Recent setbacks, especially the departure of American giant Cliffs Natural Resources, have deflated much of the original hype around Ontario’s Ring of Fire and Quebec’s Plan Nord. In the long run, that might not be a bad thing
By Susan Mohammad
February 26th, 2014

If the stories of the mining industry in Quebec and Ontario as of late were books, the same author could easily have written them both. Only a few years ago, each province’s mining sector was full of fresh promise. Initial … Continue reading

Comply or explain: enough of a push?

The Ontario Securities Commission seems poised to recommend that the province adopt a new “comply or explain” regime for public issuers in a bid to move companies to boost gender diversity on boards and in management. Despite iffy results elsewhere, it’s got widespread support
By Mark Anderson
December 15th, 2013

Whatever is or isn’t on the table from the Ontario Securities Commission by the time you read this, any director, senior executive, corporate secretary, or governance or proxy adviser worth his or her salary will have already started thinking about … Continue reading

Defined benefit plans’ rebound now a test of discipline

By Bruce Freedman/Street Smarts
December 15th, 2013

Living in a zero-rate world has made many a homebuyer happy, but for those companies that still have material defined benefit pension liabilities, the last five years have been rather gray-hair inducing indeed. The discount rate is the single most … Continue reading

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Views

The recovery is out there

Last year, talk of green shoots on the parched mining financing landscape proved premature. In 2014, while times remain tight in the short term, conditions are more favourable for a comeback
By Robert Olsen
February 26th, 2014

The current challenges facing the mining industry have been well documented—with cost escalation and increased resource nationalism hitting at the same time as decreasing commodity prices—and they continue to deplete profitability. This reduction in operating performance, driven by decreasing demand … Continue reading

Mining for common ground

As a country, we waste too much energy and stir up too much bitterness fighting over resource development. Some concerted cross-fertilization of viewpoints is in order
By Sandra Odendahl
February 26th, 2014

In late January, respected First Nation leader and former National Chief of the Assembly of First Nations, Phil Fontaine, was shouted down while giving a speech at the University of Manitoba. Fontaine was there to share his insights on resource … Continue reading

Dealing from strength

An ill-conceived merger or acquisition can be more damaging to a company than no deal at all. How early and ongoing board oversight of M&A can ultimately lessen the risk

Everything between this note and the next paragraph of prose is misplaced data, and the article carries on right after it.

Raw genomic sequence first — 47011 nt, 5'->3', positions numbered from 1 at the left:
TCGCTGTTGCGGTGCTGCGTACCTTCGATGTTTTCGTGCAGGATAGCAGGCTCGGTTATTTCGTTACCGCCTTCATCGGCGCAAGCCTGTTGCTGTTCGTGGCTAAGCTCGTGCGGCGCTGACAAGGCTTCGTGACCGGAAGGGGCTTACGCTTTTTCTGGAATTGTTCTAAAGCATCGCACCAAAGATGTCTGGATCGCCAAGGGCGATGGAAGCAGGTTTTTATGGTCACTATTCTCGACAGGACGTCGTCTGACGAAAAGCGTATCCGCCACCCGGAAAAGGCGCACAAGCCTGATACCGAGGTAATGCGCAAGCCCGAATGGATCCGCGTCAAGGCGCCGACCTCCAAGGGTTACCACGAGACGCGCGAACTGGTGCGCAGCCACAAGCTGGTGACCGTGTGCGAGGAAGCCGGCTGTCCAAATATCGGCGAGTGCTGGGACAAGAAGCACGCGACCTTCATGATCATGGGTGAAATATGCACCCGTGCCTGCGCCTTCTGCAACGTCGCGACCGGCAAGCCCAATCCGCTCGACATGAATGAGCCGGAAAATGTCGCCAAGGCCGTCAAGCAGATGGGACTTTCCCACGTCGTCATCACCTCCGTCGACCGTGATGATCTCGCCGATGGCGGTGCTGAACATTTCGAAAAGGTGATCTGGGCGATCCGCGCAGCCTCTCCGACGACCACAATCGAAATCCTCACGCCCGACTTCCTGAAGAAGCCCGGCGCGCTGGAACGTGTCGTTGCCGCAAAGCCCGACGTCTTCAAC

By John Caldwell
December 13th, 2013

Mergers and acquisitions are a lot like marriages—they all start out happily, but many ultimately fail. While actual M&A failure rates can be debated, it’s safe to say a substantial number of deals do not deliver expected results, often resulting … Continue reading

High rolling with the in crowd

It might seem a long way from capital market bank towers to the small change of online microfinance, but look again. Crowdfunding platforms are beginning to revolutionize the means and the potential for fundraising and investing—nowhere more so than in equities
By Robert Olsen
December 13th, 2013

A capital raise that secured in excess of $10 million with no deal fees, no underwriters, no Qualified Institutional Buyers and without the typical six-month cycle to close? This sounds like fantasy, but it has another name: crowdfunding. A product … Continue reading

Turnover, not tenure, makes the board

Research shows that companies with excessively long-serving directors are relative underperformers. How much longer can boards run without third-party evaluations and term limits, knowing it erodes shareholder value?
By Richard Leblanc
December 13th, 2013

Many directors hang on to directorships for far too long. Recently, I counted several directors who have been on corporate boards for 10, 15, 20 and 25 years. Incumbent directors offer reasons for staying: how they know the company, enjoy … Continue reading

No value in empty gestures

Income disparity is one of our society’s most serious challenges. But measures like the CEO pay-ratio rule recently approved by the SEC aren’t needed and won’t do anything to address the problem
By Ken Hugessen
December 13th, 2013

The SEC in the U.S. recently announced that it is moving ahead with the CEO pay-ratio rule contained in the Dodd-Frank bill. That rule requires public companies to calculate and disclose the ratio of the CEO’s pay to that of … Continue reading

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Features

How to build a pharma giant [and win friends and incite critics]